It’s 2:30 AM and the first part of my plan is working, I am just tired enough to ignore the lesser amount of oxygen that is getting through the sheet, and although I can still hear said phantom mosquito, I have not been bitten in the last 30 minutes.
But now there is another problem. The cat that I told you about, the one who has not much in the way of brains has gotten herself locked out of the compound (again), and is in the middle of an altercation with one of the feline dissidents who roams the streets at night, (again).
I pull a second pillow over my head, arranging things just right so that I am able to both cover my ears, and still breathe through the sheet. It’s a delicate process, but I am experienced. I know what I am doing here.
Things are finally adjusted perfectly, and I am back at it, fully aware that if I don’t get some sleep now it’s too late.
It’s 3:30 AM and the cat has not stopped, neither has the mosquito. I stand up, shaking off the pillows and throwing them off onto the floor.
This time I am serious.
I march down stairs, skipping two and three steps with each determined footstep and throw open the front gate.
This commotion scares the words dumbest cat and she darts under the neighbors gate and into their compound.
Thus I refocus and head back upstairs where I continue the hunt for my phantom mosquito friend, but once again remember his cloaking device and after a few minutes of searching, I give up.
It’s 5 AM, neither of my opponents has stopped their relentless attack on my sanity, dreamless sleep has come and gone in short bursts, but its not enough to go on and I am exhausted.
Once again I head outside, this time being careful not to spook the animal who has now been downgraded to “varmint” status, and I decide shall no longer be called cat.
This time when I open the gate the varmint is sitting a few feet from me, her face mocking me, taunting me. I slowly back up, allowing space for her to feel comfortable, inviting her in, holding back the temptation to kick her as she passes.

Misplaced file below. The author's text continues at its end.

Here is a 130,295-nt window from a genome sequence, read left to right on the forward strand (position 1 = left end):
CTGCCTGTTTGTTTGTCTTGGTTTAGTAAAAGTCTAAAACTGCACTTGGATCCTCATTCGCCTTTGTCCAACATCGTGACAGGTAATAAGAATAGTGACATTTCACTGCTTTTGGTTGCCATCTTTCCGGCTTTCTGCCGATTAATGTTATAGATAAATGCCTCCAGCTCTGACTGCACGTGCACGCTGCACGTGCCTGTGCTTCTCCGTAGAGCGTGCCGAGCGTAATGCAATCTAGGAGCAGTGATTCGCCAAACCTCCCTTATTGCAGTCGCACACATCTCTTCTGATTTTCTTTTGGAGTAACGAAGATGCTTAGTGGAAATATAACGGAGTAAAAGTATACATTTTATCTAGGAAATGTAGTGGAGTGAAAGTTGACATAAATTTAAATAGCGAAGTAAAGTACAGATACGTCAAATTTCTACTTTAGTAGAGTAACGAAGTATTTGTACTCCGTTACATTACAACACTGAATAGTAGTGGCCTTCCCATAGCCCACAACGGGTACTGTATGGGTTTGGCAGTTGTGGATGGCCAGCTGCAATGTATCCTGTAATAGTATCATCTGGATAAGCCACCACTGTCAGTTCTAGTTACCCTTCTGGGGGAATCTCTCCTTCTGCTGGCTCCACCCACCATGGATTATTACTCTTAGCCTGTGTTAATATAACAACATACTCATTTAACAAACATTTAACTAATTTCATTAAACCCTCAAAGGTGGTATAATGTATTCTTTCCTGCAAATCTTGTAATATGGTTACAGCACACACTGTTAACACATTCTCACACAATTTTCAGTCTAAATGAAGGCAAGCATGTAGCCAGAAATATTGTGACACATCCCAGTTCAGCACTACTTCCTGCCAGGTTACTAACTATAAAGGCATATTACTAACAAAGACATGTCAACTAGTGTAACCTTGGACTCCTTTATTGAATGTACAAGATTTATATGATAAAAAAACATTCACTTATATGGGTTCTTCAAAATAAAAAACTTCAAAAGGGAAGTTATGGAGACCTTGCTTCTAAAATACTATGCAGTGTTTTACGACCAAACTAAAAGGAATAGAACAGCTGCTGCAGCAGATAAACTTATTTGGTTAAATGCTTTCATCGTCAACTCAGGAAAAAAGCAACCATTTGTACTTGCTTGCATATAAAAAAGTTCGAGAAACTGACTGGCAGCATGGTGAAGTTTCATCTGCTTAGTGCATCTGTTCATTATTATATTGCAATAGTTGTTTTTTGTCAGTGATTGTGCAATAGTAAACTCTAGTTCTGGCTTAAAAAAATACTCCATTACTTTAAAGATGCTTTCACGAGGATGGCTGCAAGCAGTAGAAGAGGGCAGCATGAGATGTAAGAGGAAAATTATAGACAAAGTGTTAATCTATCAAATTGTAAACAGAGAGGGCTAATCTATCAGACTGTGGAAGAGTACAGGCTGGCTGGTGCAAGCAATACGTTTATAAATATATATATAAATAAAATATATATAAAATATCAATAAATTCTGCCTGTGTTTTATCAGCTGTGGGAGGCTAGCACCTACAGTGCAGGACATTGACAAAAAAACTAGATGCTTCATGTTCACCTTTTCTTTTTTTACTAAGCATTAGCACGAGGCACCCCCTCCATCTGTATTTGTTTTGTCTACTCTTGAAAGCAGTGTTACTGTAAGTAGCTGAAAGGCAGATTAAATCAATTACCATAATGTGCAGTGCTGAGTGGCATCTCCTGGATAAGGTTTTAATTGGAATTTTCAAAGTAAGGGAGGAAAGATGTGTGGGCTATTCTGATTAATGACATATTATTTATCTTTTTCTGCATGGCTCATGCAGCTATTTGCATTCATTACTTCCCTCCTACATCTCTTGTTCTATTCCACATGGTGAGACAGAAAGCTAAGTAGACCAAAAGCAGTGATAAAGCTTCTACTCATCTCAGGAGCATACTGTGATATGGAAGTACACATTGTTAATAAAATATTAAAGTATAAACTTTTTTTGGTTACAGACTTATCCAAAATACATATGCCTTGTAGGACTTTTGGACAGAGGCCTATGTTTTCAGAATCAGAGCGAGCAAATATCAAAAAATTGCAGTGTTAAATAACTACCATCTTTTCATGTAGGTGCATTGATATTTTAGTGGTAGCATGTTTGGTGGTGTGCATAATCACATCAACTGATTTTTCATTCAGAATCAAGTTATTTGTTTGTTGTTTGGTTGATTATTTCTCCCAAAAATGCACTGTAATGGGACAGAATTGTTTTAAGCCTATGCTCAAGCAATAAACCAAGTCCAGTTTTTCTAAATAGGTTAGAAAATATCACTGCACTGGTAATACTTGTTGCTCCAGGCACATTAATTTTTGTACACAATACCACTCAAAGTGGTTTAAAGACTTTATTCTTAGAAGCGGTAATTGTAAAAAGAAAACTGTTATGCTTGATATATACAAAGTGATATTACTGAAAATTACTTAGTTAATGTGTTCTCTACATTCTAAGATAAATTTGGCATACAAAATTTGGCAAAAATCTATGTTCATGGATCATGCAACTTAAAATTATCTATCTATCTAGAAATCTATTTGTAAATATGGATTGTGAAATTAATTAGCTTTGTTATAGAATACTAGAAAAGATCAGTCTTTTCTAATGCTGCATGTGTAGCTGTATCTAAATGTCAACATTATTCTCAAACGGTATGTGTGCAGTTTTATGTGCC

I close the door behind her.
One small victory under my belt I head back to my room and once-again I wrap the sheet around my face, this time I pray for at least two hours of sleep.
It’s 6:30 AM and the cat has now joined it’s sister and they are both in the kitchen, howling for breakfast.
I stumble from my position in what should have been the place where I slept last night, and head down stairs and fill the cats bowls with food.
I look at my watch and decide to call it, it’s better to use the last hour and a half before the house is bustling for my quiet time, because sleep is never coming. Instead I find the words on my bible all blur together and I fall asleep on the couch while the sun starts to come through the curtains.
It’s 8 AM and Jessie calls me from our bedroom, I come up from downstairs.
“Oh there you are” Jessie says. “I was looking for you”
Before I can answer her, she points at the wall. “Did you see this thing?”
I look over, and see a blotch of blood nearly a half of an inch around.
“I killed it just now!” She says triumphantly.
“Thank God” I reply, “Thank God”
I might be good at a few things, but surviving off of little sleep is not one of them, and so today I found myself going through the same conversation with my future-old daughter, only this time with a different spin.
“Why did you get rid of that cat that I loved so much when I was a kid?”